DualTOS is very useful upgrade that let you have 2 (or more) different TOS in your STE. This is useful because TOS 2.06 is not compatible with all software written with TOS 1.6x in mind. With a simple switch you can easily switch between them and always be able to run your favourite game or application. First, follow the directions above installing a TOS 2.06 upgrade. If you stop there, your upgrade will work as a simple TOS 2.06 upgrade, if you want to be able to switch TOS, read on… The principle behind a DualTOS is simple. By using an eprom that is twice the size of a normal TOS eprom, you can divide it into two banks, and program it with 2 different TOS instead of one. Banks are selected by connecting a switch that either feeds ground, or +5v, to the highest adresspin of the eprom, which effectively selects which part of the eprom that you want to use. The principle easily adapts to even larger eproms, in theory letting you choose between 4 or even as many as 8 different versions of TOS. Even though it is of little interest to most people. Now, carefully bend out pin 30 (A17) of both your DualTOS eproms, until they point straight up. It must not be in contact with the socket, since pin 30 on the socket is connected to +5v. Grounding that could lead to the destruction of your computer! The next step involves soldering. First you solder a wire between pin 30 on both EPROMs, and the middle connector of your switch. After that you solder a wire between +5V and on of the other connectors of your switch, and finally a wire between ground and the last connector on the switch. In case you have a QuadTOS using 27C040 eproms, you simply do the same procedure with pin 31 (A18) with another switch. Then both switches in conjunction will decide which TOS (or bank) you want to use. With the help of a drill, you make a hole at a suitable place in your STE’s enclosure (behind the diskdrive is a good spot), and secure your switch(es) there.

TOS switching can be done during reset, or when your computer is turned off. If you accidentally hit the switch when your computer is on, it should not spell disaster, but it will most likely crash and need resetting. As always with these kind of modifications, it is a very good idea to check the connections, aswell as possible shorts, after you’re done using a multimeter or similar tool. Look carefully after dropped solder or anything else that can cause malfunction. Also make sure that the shielding doesn’t cut into any wires, or accidentally shorts your switch if you put it close to any shielding. In case you don’t want to use +5v and ground from the eproms, a multimeter can also be used to find alternative points where you can extract these.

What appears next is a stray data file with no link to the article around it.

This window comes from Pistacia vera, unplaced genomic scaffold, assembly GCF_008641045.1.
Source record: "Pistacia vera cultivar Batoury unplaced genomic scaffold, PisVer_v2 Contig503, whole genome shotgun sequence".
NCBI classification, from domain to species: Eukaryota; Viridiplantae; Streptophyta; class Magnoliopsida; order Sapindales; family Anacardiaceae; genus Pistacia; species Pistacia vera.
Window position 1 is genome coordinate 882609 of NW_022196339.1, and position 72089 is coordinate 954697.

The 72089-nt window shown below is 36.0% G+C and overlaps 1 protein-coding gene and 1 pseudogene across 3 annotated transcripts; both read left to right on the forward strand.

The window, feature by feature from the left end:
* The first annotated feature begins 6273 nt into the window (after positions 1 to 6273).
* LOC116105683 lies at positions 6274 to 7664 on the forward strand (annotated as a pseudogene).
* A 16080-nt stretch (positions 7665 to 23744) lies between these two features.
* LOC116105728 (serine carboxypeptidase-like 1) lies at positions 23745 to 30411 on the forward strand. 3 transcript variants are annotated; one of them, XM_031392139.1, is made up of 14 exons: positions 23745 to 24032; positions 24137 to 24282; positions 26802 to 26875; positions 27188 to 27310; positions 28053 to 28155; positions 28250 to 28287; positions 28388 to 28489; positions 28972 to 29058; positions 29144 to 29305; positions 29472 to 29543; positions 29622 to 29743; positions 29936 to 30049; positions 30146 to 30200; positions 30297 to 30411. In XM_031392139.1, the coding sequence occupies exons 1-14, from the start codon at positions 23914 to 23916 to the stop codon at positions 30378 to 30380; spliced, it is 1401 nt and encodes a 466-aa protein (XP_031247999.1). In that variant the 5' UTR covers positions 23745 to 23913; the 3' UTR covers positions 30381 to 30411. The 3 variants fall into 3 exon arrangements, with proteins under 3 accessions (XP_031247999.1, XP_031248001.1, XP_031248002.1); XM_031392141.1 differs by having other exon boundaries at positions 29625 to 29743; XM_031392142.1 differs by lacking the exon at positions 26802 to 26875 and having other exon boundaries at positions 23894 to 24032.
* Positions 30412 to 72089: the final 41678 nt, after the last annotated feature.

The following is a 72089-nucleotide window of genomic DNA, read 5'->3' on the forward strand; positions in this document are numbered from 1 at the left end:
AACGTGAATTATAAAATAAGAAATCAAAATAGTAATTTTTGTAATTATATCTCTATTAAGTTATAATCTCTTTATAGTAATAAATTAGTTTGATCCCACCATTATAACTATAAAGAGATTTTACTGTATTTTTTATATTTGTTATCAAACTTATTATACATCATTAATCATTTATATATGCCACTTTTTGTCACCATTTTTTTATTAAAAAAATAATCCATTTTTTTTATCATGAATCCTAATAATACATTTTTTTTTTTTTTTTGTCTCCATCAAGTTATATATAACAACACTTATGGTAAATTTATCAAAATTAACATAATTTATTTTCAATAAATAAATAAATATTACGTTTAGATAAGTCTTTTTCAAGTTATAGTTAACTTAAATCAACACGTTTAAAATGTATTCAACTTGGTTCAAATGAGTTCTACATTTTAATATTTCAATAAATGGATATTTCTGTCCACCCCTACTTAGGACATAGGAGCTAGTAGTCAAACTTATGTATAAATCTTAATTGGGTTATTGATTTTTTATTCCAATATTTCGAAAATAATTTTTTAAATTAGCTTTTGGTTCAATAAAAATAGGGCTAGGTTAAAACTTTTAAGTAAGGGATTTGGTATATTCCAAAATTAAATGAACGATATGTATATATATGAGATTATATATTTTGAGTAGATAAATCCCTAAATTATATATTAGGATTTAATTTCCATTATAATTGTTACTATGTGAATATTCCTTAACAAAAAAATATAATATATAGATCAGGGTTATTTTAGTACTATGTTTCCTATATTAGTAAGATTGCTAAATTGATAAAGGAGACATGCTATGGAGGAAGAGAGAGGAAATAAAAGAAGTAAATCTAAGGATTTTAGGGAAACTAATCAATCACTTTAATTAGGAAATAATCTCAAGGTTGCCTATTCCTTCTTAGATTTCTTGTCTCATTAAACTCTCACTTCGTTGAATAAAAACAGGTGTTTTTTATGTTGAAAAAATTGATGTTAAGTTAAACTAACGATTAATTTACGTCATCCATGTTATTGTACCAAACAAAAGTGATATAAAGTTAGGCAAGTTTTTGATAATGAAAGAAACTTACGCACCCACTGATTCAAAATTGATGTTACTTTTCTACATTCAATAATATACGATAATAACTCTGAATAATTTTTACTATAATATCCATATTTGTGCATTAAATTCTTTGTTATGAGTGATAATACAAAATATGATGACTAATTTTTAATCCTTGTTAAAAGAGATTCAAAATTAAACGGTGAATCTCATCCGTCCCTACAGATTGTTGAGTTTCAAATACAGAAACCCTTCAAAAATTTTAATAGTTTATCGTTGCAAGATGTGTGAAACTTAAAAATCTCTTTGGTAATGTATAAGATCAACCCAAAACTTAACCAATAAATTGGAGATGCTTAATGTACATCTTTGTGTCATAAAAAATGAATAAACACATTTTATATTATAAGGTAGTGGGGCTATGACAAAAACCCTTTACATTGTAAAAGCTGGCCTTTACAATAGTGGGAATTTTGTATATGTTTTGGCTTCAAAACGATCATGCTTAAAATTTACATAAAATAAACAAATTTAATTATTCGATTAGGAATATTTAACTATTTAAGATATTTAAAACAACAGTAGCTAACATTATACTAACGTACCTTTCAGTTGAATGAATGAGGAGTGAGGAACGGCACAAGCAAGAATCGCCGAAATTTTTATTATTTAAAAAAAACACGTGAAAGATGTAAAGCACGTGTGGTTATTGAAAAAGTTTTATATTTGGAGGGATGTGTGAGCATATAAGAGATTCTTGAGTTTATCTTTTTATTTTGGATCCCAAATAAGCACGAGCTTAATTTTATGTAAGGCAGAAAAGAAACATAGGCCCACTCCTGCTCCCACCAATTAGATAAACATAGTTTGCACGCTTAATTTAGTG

Memory upgrade
As you can see after removing the shielding of your STE, it is equipped with 4 simm sockets. Depending on your model and/or previous uppgrade, 2 or 4 of these are already populated. In this guide we will number the sockets 1 thru 4, with number 1 closest to the back, and number 4 being the one closest to the front of the STE. SIMMs in the STE are always installed in pairs. With 2 identical SIMMs in socket 1 & 3 (memory bank 0), or 2 & 4 (memory bank 1). Most SIMMs work, although the STE can only use 256kb & 1 mb SIMMs. Parity is not used in STE and SIMMs with parity works aswell, but have been known to cause problems for some. The speed should be 120ns or faster, usually speed is not a problem, since slower SIMMs are somewhat rare. The following memory configurations are possible: 512kb, 1mb, 2mb, 2,5mb* & 4 mb. Memory size 512kb 1mb 2mb 4mb 2.5mb* SIMM Socket 1 256kb 256kb 1mb 1mb 1mb SIMM Socket 2 empty 256kb empty 1mb 256kb SIMM Socket 3 256kb 256kb 1mb 1mb 1mb SIMM Socket 4 empty 256kb empty 1mb 256kb

Important notes: Going all out with 4mb is really nice, and since SIMMs are abundant today it is cheap too. But keep in mind, that due to some programmers lack of understanding of the hardware, some software (mostly older games) will accidentally write past the 4mb barrier, which causes a hard buserror. So, if some apps/games stops working after the upgrade, just yank 2 mb out and you’ll be safe. This ”bug” is not STE specific, it applies to all STs aswell. *After you have installed 2.5mb in your STE, it will not configure memory correctly. Your STE will actually believe it has 4mb. If this is a bug in TOS, or because the MMU officially doesn’t support 2.5mb, I’ll leave for others to decide. A program called simmfix exist to fix this, and if you do not apply it right after boot, you will find that your STE crashes very easily, in fact, I’d be surprised if you can do anything but look at the desktop without it crashing.

Good luck with your upgrade! At the keyboard: greenious@hotmail.com